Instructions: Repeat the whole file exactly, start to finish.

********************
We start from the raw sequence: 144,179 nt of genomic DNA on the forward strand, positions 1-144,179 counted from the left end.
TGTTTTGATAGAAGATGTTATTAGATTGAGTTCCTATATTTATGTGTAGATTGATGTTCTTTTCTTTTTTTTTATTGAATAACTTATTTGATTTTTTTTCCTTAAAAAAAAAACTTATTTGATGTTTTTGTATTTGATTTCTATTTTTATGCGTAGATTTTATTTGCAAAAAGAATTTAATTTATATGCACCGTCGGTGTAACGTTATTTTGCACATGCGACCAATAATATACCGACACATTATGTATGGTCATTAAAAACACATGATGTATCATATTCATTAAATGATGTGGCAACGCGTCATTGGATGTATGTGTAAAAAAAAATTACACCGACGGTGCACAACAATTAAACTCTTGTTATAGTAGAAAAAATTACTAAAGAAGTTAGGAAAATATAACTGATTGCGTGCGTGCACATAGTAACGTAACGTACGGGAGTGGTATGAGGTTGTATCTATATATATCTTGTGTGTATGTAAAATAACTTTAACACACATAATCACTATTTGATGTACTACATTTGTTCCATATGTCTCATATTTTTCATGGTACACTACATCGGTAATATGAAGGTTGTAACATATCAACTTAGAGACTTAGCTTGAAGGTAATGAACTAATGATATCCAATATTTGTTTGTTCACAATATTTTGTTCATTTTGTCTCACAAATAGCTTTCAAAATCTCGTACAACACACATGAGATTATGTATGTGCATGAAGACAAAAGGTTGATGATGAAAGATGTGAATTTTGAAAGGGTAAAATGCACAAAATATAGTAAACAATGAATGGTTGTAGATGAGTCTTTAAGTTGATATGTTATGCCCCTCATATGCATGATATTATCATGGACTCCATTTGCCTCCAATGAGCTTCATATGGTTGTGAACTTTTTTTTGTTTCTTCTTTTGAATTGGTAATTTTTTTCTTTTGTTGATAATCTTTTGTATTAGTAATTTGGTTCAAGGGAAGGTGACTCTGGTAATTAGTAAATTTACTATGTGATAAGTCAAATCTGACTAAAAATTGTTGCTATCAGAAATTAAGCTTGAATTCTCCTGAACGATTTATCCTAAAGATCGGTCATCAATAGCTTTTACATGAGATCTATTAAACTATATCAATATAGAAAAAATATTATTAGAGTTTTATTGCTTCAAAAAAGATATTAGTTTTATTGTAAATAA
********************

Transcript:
We start from the raw sequence: 144,179 nt of genomic DNA on the forward strand, positions 1-144,179 counted from the left end.
TGTTTTGATAGAAGATGTTATTAGATTGAGTTCCTATATTTATGTGTAGATTGATGTTCTTTTCTTTTTTTTTATTGAATAACTTATTTGATTTTTTTTCCTTAAAAAAAAAACTTATTTGATGTTTTTGTATTTGATTTCTATTTTTATGCGTAGATTTTATTTGCAAAAAGAATTTAATTTATATGCACCGTCGGTGTAACGTTATTTTGCACATGCGACCAATAATATACCGACACATTATGTATGGTCATTAAAAACACATGATGTATCATATTCATTAAATGATGTGGCAACGCGTCATTGGATGTATGTGTAAAAAAAAATTACACCGACGGTGCACAACAATTAAACTCTTGTTATAGTAGAAAAAATTACTAAAGAAGTTAGGAAAATATAACTGATTGCGTGCGTGCACATAGTAACGTAACGTACGGGAGTGGTATGAGGTTGTATCTATATATATCTTGTGTGTATGTAAAATAACTTTAACACACATAATCACTATTTGATGTACTACATTTGTTCCATATGTCTCATATTTTTCATGGTACACTACATCGGTAATATGAAGGTTGTAACATATCAACTTAGAGACTTAGCTTGAAGGTAATGAACTAATGATATCCAATATTTGTTTGTTCACAATATTTTGTTCATTTTGTCTCACAAATAGCTTTCAAAATCTCGTACAACACACATGAGATTATGTATGTGCATGAAGACAAAAGGTTGATGATGAAAGATGTGAATTTTGAAAGGGTAAAATGCACAAAATATAGTAAACAATGAATGGTTGTAGATGAGTCTTTAAGTTGATATGTTATGCCCCTCATATGCATGATATTATCATGGACTCCATTTGCCTCCAATGAGCTTCATATGGTTGTGAACTTTTTTTTGTTTCTTCTTTTGAATTGGTAATTTTTTTCTTTTGTTGATAATCTTTTGTATTAGTAATTTGGTTCAAGGGAAGGTGACTCTGGTAATTAGTAAATTTACTATGTGATAAGTCAAATCTGACTAAAAATTGTTGCTATCAGAAATTAAGCTTGAATTCTCCTGAACGATTTATCCTAAAGATCGGTCATCAATAGCTTTTACATGAGATCTATTAAACTATATCAATATAGAAAAAATATTATTAGAGTTTTATTGCTTCAAAAAAGATATTAGTTTTATTGTAAATAA